As artists of all stripes, we were well-schooled in formulas.  What are scales and chords if nothing more than a convenient way to package the study of music into bite size pieces?  What are the blues if nothing more than a great formula of three chords that help to tell a story? 

I'm not knocking formulas - please don't misunderstand.  We need them as a basis when learning new skills, concepts, and patterns.  We need them to grasp the functions of the world around us.  However, when an artist "busts out of school" to weave new formulas and result in new ideas - together, this is extraordinary, this begins to stroll toward beyond category, and this is what most artists I've met yearn for, regardless of if they actually ever reach that goal.  The pursuit itself is more than worthy.

As usual I've slipped down the rabbit hole of rhetoric and so I'll get to my point.

TIMKAT is still a tiny jazz entertainment company, but lately, the mammoth drive to push outside of a (boring) comfort zone has challenged me to think in new and creative ways in order to swim upstream in a world that doesn't always rush out to buy jazz records.  This month, I am delving into the idea (thanks Mr. Glasper, though we may never meet!) of mixing and matching sounds that most would never say that they go together in order to grasp a new concept. 

One such light bulb went on for me a couple of weeks ago:  what if I dared to combine two things that I love into a potentially new and funky sound -- house music and classic jazz -- break-beat and smooth-jazz, for starters!  Unclassic the classic and un-smooth the smooth.  Could it be done?  Is it possible to take an Irving Berlin track such as "Change Partners" and turn it into a raving club anthem?  Is it possible to shift "Star Eyes" into a funky and irresistable beat that folks would love to crank in the car? I don't know, but like Glasper, I am willing to push some boundaries to find out.  As a result, I have started the investigation by opening conversations with folks outside of the jazz world (DJ Jason Wolfe: Basement Funk Vol 1 from House Candy Music is a bit of inspiration, for example) but still within the industry to pursue that dream.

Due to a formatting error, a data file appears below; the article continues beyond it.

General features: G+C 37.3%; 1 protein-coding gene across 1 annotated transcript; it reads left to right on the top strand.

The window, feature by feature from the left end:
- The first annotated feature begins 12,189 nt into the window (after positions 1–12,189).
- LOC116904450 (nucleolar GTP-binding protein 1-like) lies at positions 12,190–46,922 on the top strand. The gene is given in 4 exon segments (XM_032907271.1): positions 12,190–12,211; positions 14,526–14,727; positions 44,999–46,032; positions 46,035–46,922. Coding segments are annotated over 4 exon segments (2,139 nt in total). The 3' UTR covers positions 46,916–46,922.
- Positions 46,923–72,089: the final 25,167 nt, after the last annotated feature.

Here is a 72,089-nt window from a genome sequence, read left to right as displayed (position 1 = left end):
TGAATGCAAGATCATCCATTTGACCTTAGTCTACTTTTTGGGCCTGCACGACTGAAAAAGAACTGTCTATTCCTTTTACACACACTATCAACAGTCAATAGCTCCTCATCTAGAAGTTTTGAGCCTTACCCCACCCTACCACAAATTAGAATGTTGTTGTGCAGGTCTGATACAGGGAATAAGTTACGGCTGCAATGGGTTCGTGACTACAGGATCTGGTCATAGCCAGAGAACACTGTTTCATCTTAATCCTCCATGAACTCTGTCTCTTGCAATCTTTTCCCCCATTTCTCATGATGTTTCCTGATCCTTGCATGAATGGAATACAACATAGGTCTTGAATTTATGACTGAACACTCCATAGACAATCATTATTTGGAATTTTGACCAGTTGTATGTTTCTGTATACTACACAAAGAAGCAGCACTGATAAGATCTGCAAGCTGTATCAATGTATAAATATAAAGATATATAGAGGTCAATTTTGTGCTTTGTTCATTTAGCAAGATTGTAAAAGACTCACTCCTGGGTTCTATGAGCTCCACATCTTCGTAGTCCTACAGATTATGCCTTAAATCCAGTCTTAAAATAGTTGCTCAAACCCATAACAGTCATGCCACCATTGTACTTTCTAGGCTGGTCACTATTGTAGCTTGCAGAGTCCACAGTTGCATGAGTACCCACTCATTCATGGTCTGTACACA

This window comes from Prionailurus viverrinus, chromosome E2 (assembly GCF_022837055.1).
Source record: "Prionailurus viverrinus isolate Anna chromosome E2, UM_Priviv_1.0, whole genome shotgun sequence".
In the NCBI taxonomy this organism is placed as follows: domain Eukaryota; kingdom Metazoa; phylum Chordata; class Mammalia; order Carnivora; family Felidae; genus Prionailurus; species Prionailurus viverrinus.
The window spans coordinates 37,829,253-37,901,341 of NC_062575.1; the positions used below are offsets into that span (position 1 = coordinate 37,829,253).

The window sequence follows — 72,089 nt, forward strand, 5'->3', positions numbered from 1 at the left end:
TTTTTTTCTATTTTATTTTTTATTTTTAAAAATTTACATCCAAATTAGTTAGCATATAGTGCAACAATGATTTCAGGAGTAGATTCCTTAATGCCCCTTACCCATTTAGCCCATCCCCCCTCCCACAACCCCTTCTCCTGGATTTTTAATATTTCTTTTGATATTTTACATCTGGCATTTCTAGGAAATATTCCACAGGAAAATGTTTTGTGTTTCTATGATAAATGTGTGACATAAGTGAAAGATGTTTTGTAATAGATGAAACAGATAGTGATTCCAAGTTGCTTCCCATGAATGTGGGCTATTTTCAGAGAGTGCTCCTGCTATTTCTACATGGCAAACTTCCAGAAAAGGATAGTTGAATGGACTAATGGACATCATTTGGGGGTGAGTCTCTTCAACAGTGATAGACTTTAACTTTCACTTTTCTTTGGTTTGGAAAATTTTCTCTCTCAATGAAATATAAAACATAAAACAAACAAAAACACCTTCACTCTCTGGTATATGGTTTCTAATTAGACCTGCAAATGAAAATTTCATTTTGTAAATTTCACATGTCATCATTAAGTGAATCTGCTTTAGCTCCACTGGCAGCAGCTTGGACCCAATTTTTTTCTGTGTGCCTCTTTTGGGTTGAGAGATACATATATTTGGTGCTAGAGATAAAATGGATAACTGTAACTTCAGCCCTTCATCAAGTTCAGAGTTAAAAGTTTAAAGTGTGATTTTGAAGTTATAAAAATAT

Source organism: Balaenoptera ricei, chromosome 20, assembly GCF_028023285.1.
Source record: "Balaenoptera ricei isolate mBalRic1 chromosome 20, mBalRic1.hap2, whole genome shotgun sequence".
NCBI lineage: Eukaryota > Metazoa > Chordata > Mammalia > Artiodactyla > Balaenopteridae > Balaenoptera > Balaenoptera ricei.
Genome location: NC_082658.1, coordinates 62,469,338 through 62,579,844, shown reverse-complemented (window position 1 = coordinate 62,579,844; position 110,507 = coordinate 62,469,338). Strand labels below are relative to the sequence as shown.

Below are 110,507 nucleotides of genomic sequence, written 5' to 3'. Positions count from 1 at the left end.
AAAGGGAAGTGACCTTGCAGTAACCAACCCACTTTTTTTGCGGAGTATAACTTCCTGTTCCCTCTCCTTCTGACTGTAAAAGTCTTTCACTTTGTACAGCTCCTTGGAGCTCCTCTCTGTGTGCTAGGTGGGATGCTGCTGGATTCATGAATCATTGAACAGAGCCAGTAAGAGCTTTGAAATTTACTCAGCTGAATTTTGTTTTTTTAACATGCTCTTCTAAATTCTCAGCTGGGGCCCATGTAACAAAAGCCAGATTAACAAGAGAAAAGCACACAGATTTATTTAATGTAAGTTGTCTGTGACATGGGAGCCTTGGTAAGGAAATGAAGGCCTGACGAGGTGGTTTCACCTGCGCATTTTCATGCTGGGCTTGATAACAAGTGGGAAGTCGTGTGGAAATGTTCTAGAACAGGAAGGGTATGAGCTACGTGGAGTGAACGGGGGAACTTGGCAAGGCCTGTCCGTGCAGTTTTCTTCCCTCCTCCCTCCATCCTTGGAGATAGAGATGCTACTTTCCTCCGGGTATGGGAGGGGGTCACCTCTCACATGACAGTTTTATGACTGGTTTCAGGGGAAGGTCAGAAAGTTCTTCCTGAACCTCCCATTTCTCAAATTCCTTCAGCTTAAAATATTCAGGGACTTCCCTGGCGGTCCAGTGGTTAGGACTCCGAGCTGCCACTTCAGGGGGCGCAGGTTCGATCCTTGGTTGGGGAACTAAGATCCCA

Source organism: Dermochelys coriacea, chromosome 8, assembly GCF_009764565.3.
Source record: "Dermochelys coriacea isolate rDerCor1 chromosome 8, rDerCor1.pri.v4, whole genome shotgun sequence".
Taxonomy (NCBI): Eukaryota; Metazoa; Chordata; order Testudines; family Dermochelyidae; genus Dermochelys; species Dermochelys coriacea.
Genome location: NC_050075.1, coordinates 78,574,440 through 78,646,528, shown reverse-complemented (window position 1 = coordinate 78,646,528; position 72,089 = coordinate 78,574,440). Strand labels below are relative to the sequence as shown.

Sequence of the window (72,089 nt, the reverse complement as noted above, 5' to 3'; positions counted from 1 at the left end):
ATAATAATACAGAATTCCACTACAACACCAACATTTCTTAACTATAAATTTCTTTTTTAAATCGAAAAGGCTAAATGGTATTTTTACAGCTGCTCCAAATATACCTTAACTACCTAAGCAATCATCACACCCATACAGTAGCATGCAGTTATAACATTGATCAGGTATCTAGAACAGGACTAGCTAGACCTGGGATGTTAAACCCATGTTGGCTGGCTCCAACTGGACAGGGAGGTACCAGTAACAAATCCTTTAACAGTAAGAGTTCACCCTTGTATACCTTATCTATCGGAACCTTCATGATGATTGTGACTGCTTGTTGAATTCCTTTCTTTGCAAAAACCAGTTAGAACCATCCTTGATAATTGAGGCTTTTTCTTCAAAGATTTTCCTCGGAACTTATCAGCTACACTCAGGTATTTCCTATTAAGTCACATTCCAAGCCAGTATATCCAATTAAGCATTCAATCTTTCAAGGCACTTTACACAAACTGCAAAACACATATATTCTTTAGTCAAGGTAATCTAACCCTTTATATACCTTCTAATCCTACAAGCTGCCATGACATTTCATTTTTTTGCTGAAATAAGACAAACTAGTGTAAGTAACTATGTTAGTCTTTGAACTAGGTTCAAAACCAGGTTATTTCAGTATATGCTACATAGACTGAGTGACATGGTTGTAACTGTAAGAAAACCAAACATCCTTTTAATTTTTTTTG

Pushing boundaries doesn't always win a creative person a warm and deserving welcome.  For example, some people (critics included) hated Charlie Parker with Strings in 1952, saying Bird had "sold out." Others couldn't get their minds around John Coltrane's A Love Supreme in 1964.   American audiences avoided Disney's Fantasia in November 1940. The movie was a flop then, but it is suddenly a masterpiece today.  We hear the same dismissals today when some posit that Esperanza Spalding's music isn't really jazz. 

[Begin Soapbox Aside:  If there is anything that needs to be dismissed, it is not their creative efforts; rather, it is our ingrained double-standards and narrow preconceptions on the art form itself.  Furthermore, it appears that as Spalding can be dismissed that her work isn't really jazz, Glasper can be hailed as having "one foot planted firmly in jazz and the other in hip-hop and R&B."  To each artist's credit, I think they are both doing the same thing -- pushing the envelope, challenging convention, and inviting us to indulge in that flight -- in delightful but different ways that fit their own personal styles best.   :End Soapbox Aside]

Because as I mentioned, isn't the essence of jazz about freedom?  Logically, it follows that if jazz is about freedom, then no one has the right to shackle an artist into a subjectively convenient category that arbitrarily dictates what's real and what's not.  And speaking of formulas, how's that one for a trusted method to how to approach music and life?  Be free.

Best always,
Kathryn Ballard Shut
President, pianist, idealist
TIMKAT Entertainment, Inc.
Twitter: @timkatent